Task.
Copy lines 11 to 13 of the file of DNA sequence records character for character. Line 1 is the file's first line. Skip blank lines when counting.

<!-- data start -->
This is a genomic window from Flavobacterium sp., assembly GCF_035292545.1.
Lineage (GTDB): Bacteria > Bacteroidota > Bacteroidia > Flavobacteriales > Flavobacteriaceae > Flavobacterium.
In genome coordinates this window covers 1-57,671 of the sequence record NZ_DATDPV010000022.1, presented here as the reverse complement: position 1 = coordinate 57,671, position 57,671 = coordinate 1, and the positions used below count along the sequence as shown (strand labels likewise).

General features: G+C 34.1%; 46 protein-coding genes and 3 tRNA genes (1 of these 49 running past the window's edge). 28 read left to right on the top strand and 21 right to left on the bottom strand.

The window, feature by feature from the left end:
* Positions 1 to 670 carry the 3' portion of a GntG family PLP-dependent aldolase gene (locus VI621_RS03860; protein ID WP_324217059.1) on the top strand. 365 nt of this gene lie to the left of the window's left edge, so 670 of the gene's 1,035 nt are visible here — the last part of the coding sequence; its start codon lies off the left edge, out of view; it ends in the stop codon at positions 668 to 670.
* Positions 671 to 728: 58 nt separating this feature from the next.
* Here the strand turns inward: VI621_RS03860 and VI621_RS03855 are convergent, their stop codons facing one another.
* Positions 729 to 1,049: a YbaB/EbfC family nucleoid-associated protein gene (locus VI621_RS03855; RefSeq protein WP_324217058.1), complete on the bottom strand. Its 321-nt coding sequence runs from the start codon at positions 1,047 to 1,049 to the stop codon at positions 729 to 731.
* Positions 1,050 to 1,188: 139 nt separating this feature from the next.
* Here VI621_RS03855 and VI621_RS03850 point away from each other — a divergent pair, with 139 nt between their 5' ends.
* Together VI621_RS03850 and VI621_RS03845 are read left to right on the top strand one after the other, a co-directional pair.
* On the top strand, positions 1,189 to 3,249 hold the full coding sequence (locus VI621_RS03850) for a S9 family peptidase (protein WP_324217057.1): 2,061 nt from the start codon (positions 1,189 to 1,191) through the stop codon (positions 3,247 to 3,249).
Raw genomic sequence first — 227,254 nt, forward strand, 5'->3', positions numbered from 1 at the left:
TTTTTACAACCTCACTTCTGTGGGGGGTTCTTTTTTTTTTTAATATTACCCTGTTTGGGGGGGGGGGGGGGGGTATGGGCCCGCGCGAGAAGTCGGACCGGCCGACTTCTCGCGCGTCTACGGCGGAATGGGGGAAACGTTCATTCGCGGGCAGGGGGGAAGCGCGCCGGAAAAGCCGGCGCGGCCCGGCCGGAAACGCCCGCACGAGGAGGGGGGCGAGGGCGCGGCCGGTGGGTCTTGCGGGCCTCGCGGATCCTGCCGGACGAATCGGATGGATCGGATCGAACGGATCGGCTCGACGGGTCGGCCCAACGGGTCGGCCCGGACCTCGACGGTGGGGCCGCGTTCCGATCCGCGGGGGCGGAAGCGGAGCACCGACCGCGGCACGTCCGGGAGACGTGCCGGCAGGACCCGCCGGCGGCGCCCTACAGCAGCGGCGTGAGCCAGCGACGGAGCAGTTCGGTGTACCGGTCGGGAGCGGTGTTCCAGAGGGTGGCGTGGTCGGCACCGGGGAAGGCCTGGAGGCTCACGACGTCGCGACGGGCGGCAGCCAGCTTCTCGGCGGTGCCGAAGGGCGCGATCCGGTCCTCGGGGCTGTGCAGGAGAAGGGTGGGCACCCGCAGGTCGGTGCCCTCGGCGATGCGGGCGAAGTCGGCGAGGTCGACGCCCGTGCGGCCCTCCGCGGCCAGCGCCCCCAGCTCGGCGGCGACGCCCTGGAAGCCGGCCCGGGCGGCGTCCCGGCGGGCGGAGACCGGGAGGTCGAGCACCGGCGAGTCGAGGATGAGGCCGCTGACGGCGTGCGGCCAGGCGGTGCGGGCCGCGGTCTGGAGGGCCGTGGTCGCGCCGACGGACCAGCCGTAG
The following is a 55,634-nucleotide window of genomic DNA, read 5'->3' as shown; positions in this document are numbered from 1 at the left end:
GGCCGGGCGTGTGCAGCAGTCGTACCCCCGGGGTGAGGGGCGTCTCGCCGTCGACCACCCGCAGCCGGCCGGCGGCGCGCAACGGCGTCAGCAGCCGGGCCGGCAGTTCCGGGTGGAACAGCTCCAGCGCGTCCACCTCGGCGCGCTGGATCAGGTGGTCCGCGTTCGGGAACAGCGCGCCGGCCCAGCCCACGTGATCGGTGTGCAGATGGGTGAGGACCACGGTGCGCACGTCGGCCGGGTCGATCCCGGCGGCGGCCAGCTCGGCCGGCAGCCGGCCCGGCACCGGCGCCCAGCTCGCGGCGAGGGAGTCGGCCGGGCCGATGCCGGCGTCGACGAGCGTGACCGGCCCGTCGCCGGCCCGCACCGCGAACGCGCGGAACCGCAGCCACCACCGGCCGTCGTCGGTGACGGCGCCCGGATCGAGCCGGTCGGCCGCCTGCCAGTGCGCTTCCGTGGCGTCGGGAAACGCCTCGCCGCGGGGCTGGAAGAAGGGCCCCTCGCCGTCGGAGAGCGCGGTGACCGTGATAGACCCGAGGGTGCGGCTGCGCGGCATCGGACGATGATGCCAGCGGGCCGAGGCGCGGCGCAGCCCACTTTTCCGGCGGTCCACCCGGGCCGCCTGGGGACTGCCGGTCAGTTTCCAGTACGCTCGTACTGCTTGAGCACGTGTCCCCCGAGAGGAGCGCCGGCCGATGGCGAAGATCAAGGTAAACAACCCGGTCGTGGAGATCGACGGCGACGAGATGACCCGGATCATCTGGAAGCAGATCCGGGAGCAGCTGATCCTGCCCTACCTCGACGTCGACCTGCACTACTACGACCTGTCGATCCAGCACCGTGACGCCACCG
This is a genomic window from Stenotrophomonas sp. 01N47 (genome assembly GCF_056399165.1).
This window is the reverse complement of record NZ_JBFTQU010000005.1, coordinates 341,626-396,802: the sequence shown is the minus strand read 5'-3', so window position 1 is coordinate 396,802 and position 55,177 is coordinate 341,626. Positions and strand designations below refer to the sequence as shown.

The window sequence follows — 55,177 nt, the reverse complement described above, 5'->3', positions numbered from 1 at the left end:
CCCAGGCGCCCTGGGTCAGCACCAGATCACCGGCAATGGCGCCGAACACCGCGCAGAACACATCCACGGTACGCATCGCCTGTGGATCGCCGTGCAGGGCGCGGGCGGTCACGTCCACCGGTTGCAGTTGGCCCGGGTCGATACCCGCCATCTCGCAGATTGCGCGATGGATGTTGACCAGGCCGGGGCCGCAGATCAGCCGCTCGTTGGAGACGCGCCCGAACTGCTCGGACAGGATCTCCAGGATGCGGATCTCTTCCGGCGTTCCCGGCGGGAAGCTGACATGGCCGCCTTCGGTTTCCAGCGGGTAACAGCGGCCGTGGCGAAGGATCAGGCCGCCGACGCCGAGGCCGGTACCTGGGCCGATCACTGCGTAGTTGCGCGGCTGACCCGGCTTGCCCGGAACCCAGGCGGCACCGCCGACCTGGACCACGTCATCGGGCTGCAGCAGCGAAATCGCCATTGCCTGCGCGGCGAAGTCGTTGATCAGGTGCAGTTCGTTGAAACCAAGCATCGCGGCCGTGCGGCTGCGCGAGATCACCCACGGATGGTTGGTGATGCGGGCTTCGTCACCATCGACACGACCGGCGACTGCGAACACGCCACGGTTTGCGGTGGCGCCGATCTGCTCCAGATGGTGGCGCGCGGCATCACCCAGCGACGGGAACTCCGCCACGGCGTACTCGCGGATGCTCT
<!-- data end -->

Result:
* Here VI621_RS03855 and VI621_RS03850 point away from each other — a divergent pair, with 139 nt between their 5' ends.
* Together VI621_RS03850 and VI621_RS03845 are read left to right on the top strand one after the other, a co-directional pair.
* On the top strand, positions 1,189 to 3,249 hold the full coding sequence (locus VI621_RS03850) for a S9 family peptidase (protein WP_324217057.1): 2,061 nt from the start codon (positions 1,189 to 1,191) through the stop codon (positions 3,247 to 3,249).